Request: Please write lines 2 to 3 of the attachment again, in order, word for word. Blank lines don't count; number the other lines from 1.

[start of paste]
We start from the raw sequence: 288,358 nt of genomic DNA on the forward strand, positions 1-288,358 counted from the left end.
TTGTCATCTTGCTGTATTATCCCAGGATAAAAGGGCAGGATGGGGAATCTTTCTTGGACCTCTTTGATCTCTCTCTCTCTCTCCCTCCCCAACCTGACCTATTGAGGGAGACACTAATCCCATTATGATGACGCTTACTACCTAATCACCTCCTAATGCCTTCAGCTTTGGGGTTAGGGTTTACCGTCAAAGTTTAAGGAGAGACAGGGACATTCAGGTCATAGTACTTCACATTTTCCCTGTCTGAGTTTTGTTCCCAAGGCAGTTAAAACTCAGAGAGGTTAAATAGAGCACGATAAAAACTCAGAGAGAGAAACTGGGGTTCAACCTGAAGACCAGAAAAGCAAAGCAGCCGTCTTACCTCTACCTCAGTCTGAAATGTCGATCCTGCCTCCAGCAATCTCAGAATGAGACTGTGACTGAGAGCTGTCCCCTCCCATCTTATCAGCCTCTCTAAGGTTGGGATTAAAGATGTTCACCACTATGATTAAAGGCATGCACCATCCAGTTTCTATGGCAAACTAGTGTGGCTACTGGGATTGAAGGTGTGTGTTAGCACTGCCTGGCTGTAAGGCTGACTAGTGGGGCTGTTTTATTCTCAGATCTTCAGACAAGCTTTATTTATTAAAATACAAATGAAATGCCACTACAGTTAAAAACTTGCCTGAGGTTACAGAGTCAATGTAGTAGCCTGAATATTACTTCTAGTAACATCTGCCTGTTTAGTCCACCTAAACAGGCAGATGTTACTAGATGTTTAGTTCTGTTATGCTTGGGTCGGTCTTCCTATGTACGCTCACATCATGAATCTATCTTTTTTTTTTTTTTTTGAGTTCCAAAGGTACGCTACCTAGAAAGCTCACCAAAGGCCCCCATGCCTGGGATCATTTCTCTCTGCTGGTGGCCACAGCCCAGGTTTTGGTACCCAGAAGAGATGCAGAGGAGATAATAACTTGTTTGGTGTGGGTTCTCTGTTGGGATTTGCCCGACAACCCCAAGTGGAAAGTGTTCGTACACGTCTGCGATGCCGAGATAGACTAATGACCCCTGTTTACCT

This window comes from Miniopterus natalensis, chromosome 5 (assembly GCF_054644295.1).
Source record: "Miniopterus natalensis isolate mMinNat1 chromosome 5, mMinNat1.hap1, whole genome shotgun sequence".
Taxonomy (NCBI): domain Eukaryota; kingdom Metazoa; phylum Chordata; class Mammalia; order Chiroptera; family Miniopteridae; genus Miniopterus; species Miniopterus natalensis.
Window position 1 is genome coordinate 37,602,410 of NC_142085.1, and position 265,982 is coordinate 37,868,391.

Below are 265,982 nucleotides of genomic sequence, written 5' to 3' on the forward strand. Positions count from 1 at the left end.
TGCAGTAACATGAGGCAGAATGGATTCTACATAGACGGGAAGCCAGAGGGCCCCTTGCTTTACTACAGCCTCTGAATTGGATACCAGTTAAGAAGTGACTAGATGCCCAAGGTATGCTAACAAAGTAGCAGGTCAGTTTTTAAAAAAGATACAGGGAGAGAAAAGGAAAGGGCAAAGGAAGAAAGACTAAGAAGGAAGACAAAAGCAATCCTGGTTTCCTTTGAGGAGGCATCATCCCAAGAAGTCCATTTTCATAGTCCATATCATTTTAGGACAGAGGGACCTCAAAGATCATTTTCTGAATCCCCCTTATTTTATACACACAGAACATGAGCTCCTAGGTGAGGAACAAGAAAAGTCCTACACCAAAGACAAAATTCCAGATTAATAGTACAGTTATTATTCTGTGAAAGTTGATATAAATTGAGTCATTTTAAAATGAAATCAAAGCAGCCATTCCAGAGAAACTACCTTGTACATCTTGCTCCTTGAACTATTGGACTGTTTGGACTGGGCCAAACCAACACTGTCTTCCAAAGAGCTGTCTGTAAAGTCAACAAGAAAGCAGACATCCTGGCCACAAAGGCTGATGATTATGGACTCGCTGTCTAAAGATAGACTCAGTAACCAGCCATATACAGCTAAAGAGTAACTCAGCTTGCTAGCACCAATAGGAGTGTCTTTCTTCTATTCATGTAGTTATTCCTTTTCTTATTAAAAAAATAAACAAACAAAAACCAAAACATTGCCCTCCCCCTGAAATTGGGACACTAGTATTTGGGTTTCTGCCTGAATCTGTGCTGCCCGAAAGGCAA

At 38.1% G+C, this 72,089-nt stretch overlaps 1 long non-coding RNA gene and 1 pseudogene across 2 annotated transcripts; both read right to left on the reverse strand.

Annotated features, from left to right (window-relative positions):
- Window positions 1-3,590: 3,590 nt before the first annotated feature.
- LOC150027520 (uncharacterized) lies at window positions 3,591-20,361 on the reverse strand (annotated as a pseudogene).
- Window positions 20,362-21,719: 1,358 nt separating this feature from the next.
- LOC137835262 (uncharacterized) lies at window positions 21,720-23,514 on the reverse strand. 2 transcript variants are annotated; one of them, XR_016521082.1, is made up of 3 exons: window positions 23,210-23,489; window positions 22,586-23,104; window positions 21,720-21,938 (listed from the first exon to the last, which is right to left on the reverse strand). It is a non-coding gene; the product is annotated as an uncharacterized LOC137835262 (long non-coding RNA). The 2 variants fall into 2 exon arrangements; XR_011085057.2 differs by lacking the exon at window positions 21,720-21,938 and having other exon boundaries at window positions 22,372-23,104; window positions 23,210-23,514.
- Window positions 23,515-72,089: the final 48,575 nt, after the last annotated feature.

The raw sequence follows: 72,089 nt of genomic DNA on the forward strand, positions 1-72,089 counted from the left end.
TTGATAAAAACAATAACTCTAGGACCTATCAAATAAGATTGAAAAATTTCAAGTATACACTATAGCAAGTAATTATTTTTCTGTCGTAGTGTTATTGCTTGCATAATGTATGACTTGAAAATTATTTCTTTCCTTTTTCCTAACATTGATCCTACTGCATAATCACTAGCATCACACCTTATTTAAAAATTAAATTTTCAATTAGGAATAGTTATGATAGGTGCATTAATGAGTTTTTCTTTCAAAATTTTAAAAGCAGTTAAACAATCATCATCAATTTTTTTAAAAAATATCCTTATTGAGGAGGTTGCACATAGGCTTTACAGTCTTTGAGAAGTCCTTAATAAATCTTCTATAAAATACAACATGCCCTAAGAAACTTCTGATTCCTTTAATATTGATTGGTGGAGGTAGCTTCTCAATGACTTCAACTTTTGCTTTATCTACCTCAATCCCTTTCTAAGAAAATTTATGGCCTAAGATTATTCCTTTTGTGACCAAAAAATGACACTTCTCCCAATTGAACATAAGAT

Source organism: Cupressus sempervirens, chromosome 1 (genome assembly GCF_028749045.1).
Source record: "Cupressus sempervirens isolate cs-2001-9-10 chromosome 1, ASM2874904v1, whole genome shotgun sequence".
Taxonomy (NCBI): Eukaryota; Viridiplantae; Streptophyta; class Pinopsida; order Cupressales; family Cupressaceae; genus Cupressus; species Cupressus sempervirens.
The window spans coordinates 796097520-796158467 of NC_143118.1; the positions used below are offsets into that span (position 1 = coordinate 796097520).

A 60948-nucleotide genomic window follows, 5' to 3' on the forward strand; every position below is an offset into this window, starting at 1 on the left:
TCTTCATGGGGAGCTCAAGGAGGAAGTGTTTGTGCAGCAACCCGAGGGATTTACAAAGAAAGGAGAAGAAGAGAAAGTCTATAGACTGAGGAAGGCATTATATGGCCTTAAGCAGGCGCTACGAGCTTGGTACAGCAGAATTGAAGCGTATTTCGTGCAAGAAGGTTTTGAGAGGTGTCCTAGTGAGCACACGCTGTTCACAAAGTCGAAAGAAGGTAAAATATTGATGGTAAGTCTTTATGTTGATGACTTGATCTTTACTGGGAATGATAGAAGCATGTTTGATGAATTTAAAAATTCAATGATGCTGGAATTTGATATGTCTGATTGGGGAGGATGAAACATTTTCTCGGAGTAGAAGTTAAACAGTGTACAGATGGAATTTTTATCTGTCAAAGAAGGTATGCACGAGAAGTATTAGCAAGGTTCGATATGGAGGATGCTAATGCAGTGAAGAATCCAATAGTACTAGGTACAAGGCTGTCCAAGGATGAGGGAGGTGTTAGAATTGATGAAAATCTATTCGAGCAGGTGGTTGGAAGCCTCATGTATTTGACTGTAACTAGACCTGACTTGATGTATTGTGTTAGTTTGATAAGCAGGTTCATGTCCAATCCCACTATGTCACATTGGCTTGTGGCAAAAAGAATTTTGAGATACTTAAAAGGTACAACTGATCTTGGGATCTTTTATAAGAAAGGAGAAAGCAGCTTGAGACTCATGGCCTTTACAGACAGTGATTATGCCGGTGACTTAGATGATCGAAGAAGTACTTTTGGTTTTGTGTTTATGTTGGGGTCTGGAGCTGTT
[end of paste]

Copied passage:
TTGTCATCTTGCTGTATTATCCCAGGATAAAAGGGCAGGATGGGGAATCTTTCTTGGACCTCTTTGATCTCTCTCTCTCTCTCCCTCCCCAACCTGACCTATTGAGGGAGACACTAATCCCATTATGATGACGCTTACTACCTAATCACCTCCTAATGCCTTCAGCTTTGGGGTTAGGGTTTACCGTCAAAGTTTAAGGAGAGACAGGGACATTCAGGTCATAGTACTTCACATTTTCCCTGTCTGAGTTTTGTTCCCAAGGCAGTTAAAACTCAGAGAGGTTAAATAGAGCACGATAAAAACTCAGAGAGAGAAACTGGGGTTCAACCTGAAGACCAGAAAAGCAAAGCAGCCGTCTTACCTCTACCTCAGTCTGAAATGTCGATCCTGCCTCCAGCAATCTCAGAATGAGACTGTGACTGAGAGCTGTCCCCTCCCATCTTATCAGCCTCTCTAAGGTTGGGATTAAAGATGTTCACCACTATGATTAAAGGCATGCACCATCCAGTTTCTATGGCAAACTAGTGTGGCTACTGGGATTGAAGGTGTGTGTTAGCACTGCCTGGCTGTAAGGCTGACTAGTGGGGCTGTTTTATTCTCAGATCTTCAGACAAGCTTTATTTATTAAAATACAAATGAAATGCCACTACAGTTAAAAACTTGCCTGAGGTTACAGAGTCAATGTAGTAGCCTGAATATTACTTCTAGTAACATCTGCCTGTTTAGTCCACCTAAACAGGCAGATGTTACTAGATGTTTAGTTCTGTTATGCTTGGGTCGGTCTTCCTATGTACGCTCACATCATGAATCTATCTTTTTTTTTTTTTTTTGAGTTCCAAAGGTACGCTACCTAGAAAGCTCACCAAAGGCCCCCATGCCTGGGATCATTTCTCTCTGCTGGTGGCCACAGCCCAGGTTTTGGTACCCAGAAGAGATGCAGAGGAGATAATAACTTGTTTGGTGTGGGTTCTCTGTTGGGATTTGCCCGACAACCCCAAGTGGAAAGTGTTCGTACACGTCTGCGATGCCGAGATAGACTAATGACCCCTGTTTACCT

This window comes from Miniopterus natalensis, chromosome 5 (assembly GCF_054644295.1).